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New GSM Diverter promises call cost reductions fo small business

By

June 4, 2004

The Powertec GSM Diverter is a clever hardware device that enables you to divert your landline phone to your mobile as if it's a mobile-to-mobile call. This means that when a home or office phone is diverted to a mobile phone, the GSM Diverter turns the landline component into a mobile call so that diversion charges reduced by up to 80%.

The cost benefits are substantial according to Powertec, with a 10 minute diverted call potentially costing 20 cents at mobile-to-mobile rates, instead of up to $2.50, translating to significant phone bill savings for small business.

The system consists of two devices, a diverter box and a GSM Gateway. The diverter box receives the incoming call and diverts it out via a GSM Gateway.

The new product is a result of four years of R&D and Powertec Telecommunications has just begun to franchise the GSM Diverter throughout Australia.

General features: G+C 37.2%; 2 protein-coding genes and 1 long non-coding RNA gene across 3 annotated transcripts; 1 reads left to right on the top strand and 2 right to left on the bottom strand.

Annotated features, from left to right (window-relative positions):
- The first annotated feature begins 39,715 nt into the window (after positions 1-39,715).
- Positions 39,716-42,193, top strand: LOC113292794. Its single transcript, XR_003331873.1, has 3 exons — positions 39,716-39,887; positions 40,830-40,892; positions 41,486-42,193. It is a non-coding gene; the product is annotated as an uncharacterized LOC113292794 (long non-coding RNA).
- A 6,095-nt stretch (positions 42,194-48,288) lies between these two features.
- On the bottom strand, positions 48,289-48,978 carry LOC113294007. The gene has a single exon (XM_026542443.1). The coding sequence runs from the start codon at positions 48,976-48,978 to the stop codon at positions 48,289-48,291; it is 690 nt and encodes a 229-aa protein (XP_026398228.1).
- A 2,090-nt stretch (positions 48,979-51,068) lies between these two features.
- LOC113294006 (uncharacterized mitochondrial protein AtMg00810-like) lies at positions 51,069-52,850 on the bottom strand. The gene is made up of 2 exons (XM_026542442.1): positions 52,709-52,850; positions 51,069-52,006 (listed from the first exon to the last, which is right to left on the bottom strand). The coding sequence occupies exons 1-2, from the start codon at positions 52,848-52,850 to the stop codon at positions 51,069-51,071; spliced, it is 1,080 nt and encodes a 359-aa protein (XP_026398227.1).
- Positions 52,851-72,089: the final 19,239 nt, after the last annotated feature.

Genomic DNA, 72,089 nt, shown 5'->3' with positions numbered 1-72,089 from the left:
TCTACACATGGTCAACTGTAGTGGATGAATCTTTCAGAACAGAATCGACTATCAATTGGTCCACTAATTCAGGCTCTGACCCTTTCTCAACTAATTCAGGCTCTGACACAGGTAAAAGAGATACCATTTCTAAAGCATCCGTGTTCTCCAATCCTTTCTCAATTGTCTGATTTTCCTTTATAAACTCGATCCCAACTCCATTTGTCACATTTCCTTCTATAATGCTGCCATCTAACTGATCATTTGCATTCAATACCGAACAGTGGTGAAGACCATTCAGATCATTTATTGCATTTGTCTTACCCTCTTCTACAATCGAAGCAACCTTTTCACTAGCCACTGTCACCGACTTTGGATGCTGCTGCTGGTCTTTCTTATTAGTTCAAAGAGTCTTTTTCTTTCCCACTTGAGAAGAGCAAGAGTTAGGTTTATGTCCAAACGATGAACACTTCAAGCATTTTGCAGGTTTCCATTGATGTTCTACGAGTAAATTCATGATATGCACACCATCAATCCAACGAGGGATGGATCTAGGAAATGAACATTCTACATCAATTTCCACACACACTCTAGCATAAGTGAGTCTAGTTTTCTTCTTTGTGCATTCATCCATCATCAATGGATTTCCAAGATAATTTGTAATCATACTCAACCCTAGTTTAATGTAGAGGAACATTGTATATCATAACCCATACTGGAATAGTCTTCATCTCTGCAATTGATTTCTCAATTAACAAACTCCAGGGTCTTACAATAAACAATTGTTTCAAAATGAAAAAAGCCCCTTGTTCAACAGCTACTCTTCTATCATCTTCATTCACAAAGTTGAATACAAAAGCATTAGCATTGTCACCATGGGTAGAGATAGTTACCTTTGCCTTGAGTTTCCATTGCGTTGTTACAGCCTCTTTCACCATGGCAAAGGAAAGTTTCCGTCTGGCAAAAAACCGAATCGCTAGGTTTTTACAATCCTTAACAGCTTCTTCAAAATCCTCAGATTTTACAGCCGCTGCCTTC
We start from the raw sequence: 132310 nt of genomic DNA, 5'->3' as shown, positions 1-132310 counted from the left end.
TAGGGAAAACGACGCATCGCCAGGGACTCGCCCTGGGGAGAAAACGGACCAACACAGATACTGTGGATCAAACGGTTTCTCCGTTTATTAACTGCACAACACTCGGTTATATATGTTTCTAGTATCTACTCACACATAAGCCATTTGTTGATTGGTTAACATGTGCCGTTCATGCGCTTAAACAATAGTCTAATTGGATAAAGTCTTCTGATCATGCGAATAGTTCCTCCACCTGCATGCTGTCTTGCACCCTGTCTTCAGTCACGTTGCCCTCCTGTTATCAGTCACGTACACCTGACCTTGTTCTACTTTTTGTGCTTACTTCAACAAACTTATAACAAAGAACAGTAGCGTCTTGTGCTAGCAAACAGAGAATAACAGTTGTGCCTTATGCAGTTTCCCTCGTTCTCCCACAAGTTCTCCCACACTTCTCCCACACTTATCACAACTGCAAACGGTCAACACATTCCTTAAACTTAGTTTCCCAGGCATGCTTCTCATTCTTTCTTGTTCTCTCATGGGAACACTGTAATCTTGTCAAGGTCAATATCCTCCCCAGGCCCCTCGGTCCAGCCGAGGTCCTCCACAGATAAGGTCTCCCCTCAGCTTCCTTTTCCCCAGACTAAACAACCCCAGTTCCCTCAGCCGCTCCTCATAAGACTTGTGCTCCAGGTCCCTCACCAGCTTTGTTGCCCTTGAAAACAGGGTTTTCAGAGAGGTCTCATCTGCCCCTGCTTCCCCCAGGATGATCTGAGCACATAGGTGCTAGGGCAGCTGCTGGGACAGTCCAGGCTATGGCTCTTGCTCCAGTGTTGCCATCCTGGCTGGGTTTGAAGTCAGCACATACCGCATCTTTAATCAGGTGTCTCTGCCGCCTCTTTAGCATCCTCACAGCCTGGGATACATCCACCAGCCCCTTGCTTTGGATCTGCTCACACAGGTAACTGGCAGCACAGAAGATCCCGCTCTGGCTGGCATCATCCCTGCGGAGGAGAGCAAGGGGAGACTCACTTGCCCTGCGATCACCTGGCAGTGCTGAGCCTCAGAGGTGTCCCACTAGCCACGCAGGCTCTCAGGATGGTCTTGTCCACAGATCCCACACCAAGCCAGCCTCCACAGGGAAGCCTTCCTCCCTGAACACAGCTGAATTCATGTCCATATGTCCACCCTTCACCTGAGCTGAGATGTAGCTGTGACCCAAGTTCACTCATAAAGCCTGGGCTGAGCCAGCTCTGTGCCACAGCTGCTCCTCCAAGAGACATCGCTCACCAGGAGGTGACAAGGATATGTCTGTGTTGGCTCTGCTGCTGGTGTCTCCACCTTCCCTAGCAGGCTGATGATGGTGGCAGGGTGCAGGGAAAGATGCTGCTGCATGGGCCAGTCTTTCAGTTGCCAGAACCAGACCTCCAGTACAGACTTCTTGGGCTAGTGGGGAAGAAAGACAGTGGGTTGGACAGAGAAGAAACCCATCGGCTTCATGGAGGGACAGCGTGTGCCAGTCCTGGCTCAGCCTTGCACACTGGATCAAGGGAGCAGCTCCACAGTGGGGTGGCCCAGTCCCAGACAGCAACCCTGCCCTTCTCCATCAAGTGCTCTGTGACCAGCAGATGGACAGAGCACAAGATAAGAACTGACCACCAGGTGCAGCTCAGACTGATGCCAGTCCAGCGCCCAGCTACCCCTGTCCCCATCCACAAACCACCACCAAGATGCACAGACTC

For further information see www.powertec.com.au.

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About the Author
Mike Hanlon Mike grew up thinking he would become a mathematician, accidentally started motorcycle racing, got a job writing road tests for a motorcycle magazine while at university, and became a writer. As a travelling photojournalist during his early career, his work was published in a dozen languages across 20+ countries. He went on to edit or manage over 50 print publications, with target audiences ranging from pensioners to plumbers, many different sports, many car and motorcycle magazines, with many more in the fields of communication - narrow subject magazines on topics such as advertising, marketing, visual communications, design, presentation and direct marketing. Then came the internet and Mike managed internet projects for Australia's largest multimedia company, Telstra.com.au (Australia's largest Telco), Seek.com.au (Australia's largest employment site), top100.com.au, hitwise.com, and a dozen other internet start-ups before founding Gizmag in 2002. Now he writes and thinks. All articles by Mike Hanlon
1 Comment

Four years of R&D? Shouldn\'t exceed an year even if they have one engineer. I hope you don\'t pay four times more!

sidred
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